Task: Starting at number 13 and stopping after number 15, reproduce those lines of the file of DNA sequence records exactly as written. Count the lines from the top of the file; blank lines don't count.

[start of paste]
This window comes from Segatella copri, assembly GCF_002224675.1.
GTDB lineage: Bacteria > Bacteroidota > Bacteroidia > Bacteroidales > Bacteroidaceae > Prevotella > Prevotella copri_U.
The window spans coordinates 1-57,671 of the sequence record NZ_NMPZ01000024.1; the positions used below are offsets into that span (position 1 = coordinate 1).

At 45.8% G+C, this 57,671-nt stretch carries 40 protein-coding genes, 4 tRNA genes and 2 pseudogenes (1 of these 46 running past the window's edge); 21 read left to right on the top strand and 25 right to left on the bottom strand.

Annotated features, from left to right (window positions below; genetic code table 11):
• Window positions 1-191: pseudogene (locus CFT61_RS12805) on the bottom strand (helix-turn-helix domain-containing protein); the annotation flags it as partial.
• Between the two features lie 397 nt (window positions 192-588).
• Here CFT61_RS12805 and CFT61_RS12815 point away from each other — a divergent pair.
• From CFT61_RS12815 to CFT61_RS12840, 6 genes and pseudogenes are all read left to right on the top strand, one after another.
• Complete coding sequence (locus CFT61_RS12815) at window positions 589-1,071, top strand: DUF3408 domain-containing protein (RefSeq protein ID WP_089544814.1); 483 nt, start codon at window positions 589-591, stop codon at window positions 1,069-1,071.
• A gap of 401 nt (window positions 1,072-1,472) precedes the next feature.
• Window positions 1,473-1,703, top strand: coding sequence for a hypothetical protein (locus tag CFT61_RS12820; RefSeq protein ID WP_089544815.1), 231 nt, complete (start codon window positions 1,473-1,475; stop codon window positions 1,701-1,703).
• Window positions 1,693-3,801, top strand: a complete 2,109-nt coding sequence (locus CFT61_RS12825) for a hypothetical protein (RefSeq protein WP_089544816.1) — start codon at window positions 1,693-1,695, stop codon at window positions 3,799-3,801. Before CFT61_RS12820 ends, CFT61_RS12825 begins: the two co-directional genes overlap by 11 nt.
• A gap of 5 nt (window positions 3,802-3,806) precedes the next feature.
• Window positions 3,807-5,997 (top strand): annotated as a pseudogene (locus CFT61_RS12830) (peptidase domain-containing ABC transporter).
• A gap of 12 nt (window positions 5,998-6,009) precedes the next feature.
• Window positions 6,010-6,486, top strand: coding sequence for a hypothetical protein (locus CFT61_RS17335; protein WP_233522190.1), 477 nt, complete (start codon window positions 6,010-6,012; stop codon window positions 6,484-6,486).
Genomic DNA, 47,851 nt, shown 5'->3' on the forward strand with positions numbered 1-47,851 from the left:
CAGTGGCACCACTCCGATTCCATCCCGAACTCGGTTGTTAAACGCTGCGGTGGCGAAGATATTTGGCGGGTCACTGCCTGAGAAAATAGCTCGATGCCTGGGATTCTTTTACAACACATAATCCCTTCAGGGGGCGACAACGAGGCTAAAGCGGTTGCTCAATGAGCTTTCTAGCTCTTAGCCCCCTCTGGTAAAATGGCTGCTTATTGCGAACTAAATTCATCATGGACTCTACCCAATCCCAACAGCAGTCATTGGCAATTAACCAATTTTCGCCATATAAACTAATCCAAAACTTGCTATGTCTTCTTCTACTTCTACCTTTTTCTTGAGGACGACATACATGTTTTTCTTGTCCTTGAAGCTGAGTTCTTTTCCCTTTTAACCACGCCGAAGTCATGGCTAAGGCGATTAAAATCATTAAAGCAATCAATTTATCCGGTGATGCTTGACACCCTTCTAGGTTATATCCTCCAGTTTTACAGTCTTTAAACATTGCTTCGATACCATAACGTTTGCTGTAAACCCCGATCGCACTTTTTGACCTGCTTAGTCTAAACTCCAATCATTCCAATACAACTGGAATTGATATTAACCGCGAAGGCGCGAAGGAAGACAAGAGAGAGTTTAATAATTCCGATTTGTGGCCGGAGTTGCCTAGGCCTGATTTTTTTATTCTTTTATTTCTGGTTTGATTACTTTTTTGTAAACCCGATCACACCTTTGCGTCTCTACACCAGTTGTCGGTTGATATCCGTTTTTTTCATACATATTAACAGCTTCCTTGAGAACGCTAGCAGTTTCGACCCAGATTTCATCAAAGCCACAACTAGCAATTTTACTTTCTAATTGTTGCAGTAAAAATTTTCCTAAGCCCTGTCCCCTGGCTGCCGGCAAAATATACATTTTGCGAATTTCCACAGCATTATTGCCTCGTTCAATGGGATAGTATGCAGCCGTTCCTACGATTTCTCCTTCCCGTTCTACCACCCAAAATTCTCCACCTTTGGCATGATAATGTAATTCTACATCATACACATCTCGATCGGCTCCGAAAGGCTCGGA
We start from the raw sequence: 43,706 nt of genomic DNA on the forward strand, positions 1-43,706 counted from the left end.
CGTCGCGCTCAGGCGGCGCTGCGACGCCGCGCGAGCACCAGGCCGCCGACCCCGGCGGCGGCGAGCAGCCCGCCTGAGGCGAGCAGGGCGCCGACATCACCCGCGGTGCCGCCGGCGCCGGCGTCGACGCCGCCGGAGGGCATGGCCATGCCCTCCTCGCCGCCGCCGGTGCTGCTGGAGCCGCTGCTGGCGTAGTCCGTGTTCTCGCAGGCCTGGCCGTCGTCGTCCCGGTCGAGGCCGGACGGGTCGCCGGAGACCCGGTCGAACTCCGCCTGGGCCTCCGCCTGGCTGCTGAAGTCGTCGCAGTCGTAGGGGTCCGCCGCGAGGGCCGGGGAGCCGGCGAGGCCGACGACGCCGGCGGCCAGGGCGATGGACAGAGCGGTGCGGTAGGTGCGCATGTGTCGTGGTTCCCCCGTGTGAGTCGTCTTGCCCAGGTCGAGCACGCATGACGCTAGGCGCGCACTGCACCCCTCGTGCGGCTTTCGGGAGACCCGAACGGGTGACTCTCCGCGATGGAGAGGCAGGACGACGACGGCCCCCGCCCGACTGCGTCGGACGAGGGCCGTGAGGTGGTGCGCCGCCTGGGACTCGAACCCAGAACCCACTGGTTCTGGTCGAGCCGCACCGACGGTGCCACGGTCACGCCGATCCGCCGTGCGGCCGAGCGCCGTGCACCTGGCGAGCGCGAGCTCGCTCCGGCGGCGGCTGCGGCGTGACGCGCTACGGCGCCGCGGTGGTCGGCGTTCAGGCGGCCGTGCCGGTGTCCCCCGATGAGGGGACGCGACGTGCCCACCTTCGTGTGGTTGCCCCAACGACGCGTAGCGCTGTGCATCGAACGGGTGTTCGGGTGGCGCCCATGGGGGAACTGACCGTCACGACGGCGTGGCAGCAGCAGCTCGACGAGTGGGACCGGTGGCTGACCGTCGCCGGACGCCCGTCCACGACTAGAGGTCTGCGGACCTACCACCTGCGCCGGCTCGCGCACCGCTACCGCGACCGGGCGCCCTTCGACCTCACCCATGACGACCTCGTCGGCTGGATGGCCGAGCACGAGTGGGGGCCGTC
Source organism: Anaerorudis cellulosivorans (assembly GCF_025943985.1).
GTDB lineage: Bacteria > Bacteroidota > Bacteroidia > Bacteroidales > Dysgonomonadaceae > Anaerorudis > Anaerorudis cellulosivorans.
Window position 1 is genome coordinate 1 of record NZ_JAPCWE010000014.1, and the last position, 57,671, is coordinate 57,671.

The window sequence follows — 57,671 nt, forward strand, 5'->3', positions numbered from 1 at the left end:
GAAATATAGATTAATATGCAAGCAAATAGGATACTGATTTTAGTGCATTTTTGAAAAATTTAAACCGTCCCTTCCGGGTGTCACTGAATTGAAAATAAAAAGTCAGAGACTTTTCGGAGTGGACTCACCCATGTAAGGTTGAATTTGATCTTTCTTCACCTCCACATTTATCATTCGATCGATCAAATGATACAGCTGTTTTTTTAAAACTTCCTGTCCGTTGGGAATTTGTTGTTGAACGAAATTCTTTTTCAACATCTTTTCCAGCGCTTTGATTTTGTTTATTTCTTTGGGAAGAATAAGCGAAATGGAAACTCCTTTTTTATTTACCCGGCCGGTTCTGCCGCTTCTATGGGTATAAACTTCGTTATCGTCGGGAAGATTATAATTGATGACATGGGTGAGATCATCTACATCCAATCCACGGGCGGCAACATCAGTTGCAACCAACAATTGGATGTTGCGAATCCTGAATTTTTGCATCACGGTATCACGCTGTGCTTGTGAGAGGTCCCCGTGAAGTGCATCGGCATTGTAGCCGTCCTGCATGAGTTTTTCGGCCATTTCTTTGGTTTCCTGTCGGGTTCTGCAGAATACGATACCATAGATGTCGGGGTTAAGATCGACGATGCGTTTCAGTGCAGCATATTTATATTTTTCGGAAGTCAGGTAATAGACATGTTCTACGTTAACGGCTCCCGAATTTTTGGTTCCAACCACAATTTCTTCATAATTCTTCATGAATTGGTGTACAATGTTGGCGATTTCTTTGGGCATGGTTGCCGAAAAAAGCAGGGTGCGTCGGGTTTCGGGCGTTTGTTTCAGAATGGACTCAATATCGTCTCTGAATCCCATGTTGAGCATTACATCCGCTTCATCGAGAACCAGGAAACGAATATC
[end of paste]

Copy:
• Window positions 1,693-3,801, top strand: a complete 2,109-nt coding sequence (locus CFT61_RS12825) for a hypothetical protein (RefSeq protein WP_089544816.1) — start codon at window positions 1,693-1,695, stop codon at window positions 3,799-3,801. Before CFT61_RS12820 ends, CFT61_RS12825 begins: the two co-directional genes overlap by 11 nt.
• A gap of 5 nt (window positions 3,802-3,806) precedes the next feature.
• Window positions 3,807-5,997 (top strand): annotated as a pseudogene (locus CFT61_RS12830) (peptidase domain-containing ABC transporter).